I think you all know by now that I love dragons, but another thing I loved growing up was the idea of flying or having the ability to fly—maybe as a result of watching too many Ghibli movies as a kid. I knew it wasn’t possible, but I wanted to have wings and get to school by flapping through the air like an overgrown bird. Since I couldn’t do that, though, I did the next best thing and went out and devoured all the books I could find with winged people. One of these books was the 2000 novel Growing Wings.
Growing Wings is a little weird in that it’s more of a concept rather than an unforgettable book—in fact, when on a recent trawl for wingfic-themed books, I read a summary of this book, thought it sounded interesting, bought a used copy, and then unwrapped it only to discover that I had 1) already read the book and 2) already had a copy of the book. That’s how concept-y it is—what little plot there is is not exactly memorable. However, the concept is extremely compelling.
Our protagonist, eleven-year-old Linnet McKenzie, wakes up one day to an itchy back and is soon told that wings are sprouting from her shoulder blades. Though at first she’s excited by the idea of having wings, she slowly comes to realize that wings, which run in her family, haven’t always been a source of joy. Her mother, Sarah, had her wings cut off by her own mother, who had in turn had her wings cut off by her mother before her. Thus, they’re both what’s known as cutwings. Long ago, Sarah ran away from her mother and vowed not to cut off her future children’s wings, but now that Linnet’s wings have come along, neither of them have any idea what to do. Her wings are growing too rapidly to be confined to a baggy sweatshirt for long, and soon she might not be able to go out safely at all. When school lets out, the two of them take a long drive through America and end up in rural Montana, where Linnet finds a secret house full of winged people like herself and cutwings like her mother. But now that she’s found them, how can they help? And will her wings ever grow big enough to let her fly?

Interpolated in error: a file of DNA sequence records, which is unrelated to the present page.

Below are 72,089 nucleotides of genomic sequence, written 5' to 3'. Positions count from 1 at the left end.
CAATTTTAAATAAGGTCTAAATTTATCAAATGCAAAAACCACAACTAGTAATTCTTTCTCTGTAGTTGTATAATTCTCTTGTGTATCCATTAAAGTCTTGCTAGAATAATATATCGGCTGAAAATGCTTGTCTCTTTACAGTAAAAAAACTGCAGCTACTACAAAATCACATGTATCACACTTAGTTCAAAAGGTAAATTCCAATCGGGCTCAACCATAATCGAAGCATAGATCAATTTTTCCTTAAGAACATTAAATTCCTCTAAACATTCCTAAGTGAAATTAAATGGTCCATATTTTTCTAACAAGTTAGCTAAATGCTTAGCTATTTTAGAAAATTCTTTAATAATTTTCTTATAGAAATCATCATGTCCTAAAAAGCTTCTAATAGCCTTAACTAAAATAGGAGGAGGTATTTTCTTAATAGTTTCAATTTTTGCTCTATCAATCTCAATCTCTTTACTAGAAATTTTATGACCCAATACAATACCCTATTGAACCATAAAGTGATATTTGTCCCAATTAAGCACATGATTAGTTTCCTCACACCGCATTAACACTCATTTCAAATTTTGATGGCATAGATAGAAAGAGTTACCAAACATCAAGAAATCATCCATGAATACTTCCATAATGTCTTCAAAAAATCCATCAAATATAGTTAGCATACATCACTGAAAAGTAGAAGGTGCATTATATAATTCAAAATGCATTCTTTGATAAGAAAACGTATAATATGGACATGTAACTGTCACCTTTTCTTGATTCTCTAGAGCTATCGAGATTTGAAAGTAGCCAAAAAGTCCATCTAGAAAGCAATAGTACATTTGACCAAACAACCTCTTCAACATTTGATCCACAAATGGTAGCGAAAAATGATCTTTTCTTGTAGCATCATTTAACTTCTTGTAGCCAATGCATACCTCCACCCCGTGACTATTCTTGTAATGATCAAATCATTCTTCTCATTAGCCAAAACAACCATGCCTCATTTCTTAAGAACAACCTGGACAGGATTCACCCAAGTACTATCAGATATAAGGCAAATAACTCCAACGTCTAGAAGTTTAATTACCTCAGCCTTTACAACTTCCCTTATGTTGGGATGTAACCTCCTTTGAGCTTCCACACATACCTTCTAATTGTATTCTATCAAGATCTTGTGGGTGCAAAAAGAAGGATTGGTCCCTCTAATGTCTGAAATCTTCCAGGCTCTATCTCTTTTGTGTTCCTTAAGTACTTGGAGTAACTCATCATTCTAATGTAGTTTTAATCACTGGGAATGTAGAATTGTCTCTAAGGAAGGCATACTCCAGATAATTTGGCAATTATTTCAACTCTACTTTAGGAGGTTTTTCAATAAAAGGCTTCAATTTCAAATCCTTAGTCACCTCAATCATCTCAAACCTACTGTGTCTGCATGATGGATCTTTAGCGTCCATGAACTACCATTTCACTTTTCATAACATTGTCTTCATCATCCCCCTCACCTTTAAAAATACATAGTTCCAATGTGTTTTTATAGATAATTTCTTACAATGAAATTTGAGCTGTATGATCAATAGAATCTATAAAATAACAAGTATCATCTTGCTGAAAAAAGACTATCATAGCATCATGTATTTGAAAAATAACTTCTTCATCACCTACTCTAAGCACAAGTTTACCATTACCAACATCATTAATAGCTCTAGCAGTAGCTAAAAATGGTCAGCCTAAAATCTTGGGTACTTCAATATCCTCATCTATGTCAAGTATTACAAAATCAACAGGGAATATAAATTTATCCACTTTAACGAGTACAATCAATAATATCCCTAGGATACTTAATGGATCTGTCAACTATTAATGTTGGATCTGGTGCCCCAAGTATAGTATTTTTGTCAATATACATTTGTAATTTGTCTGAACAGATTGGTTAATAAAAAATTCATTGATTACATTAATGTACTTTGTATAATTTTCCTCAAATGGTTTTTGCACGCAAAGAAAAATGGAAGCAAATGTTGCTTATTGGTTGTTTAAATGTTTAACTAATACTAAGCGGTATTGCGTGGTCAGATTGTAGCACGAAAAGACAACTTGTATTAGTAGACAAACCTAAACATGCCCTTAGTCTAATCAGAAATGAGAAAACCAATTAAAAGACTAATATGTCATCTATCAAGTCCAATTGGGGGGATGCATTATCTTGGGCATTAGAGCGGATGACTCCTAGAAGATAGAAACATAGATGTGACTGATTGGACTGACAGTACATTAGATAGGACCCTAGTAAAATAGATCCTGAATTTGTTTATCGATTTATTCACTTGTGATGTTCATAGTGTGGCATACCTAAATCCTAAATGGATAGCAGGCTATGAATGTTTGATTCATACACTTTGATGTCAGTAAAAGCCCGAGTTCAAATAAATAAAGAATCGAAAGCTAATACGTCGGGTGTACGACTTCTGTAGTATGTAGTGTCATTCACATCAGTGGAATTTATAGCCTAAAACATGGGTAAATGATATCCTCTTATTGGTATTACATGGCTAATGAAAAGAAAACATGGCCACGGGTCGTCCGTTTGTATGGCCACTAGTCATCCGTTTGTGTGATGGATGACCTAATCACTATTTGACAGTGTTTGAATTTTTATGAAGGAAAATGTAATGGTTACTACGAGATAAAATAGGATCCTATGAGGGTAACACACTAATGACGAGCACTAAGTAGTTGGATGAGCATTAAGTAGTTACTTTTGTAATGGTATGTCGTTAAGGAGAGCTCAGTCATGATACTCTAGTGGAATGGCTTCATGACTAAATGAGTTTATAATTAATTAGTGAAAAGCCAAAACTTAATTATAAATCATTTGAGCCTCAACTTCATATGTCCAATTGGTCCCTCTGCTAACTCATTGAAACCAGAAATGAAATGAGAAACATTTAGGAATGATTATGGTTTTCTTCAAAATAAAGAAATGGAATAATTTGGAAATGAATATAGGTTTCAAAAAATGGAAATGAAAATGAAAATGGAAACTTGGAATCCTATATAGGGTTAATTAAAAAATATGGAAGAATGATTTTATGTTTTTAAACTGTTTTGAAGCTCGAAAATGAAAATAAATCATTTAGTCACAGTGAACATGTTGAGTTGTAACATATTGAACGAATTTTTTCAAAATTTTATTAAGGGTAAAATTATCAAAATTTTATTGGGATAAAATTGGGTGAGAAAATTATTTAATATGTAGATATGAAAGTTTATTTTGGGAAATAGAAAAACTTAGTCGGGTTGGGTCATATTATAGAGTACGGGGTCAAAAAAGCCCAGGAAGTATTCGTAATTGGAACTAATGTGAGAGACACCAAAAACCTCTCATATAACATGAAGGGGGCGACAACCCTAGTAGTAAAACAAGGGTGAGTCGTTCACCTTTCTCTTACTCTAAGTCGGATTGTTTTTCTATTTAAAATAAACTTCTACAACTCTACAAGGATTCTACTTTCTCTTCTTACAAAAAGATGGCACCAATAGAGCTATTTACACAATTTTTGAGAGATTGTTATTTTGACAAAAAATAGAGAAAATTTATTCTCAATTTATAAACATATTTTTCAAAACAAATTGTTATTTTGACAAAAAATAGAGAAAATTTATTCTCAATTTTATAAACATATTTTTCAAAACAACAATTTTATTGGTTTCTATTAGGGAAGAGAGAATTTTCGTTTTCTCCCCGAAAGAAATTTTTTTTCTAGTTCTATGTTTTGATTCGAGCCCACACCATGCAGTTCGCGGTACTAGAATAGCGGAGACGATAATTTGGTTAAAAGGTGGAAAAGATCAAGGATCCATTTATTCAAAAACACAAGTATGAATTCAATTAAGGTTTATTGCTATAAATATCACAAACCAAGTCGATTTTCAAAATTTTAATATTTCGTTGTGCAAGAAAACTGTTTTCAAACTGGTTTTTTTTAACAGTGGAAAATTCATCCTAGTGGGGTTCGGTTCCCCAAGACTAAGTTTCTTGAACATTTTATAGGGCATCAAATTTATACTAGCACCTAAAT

Though on the surface it’s a book about wings, Growing Wings is at its heart a coming-of-age story about Linnet and a greater metaphor for difference and discrimination within our society. Andy, another girl at the enclave, despairs that the only way to survive as a winged person is to either become a cutwing like Sarah, who looks normal and can thus operate normally within the confines of modern society, or to hide away forever in rural safehouses far from society in hopes that they’re never discovered. Many people at the enclave have suffered because of their wings—Ellen, the head of the group, is also a cutwing; Andy’s mother tried to sell her to a circus; Charlie’s parents tied him up in the basement and beat him in hopes that the wings would miraculously go away. Later on, the whole group is stalked by journalists hoping for their next big scoop. Yet when Linnet learns her mother’s and grandmother’s side of the story, she never considers becoming a cutwing herself—even if she doesn’t know what future she has as a winged person, she eventually decides that she wants to accept this part of herself and try her best to fly. It’s a fascinating and oddly realistic conflict which has tons of potential (and, indeed, has inspired many a fanfic fav of mine), and yet the story never really reaches that potential.
Growing Wings isn’t quite magical realism wingfic, like Gabriel García Márquez’s A Very Old Man with Enormous Wings, but it’s also not quite science fiction wingfic, like James Patterson’s Maximum Ride. It’s just… a story where people unexpectedly grow wings and have to deal with it. And while that works on a character level, I’m left wanting far more on a worldbuilding level. I’m so intrigued by the world of Growing Wings—especially the end, which reveals that there are more winged people and cutwings all across the world—that I need to know what happens next. Does Linnet ever learn to fly? What do other winged folk do to hide? What happens when the world at large finally finds out about them? How would winged integration work? What’s the winged civil rights movement going to be like? I loved the few pages of the novel so much that I didn’t just want a proof of concept book. After reading it for the second time as an adult, I searched in vain for a possible sequel or expansion, only to be bitterly disappointed. If you have such an awesome idea, why not build on it to its full potential? Growing Wings, unfortunately, still reads like a rough draft to me.
If you, like me, are really into stories about people with wings, I’d still pick up Growing Wings and give it a read. Despite its plot deficiencies, it’s still one of my favorite takes on wingfic, and reading it as a young child always made me wonder if my sometimes-itchy back meant that I was going to grow wings too. However, if you’re more into a plotty story with deeper societal consequences, you might want to pick up another book instead.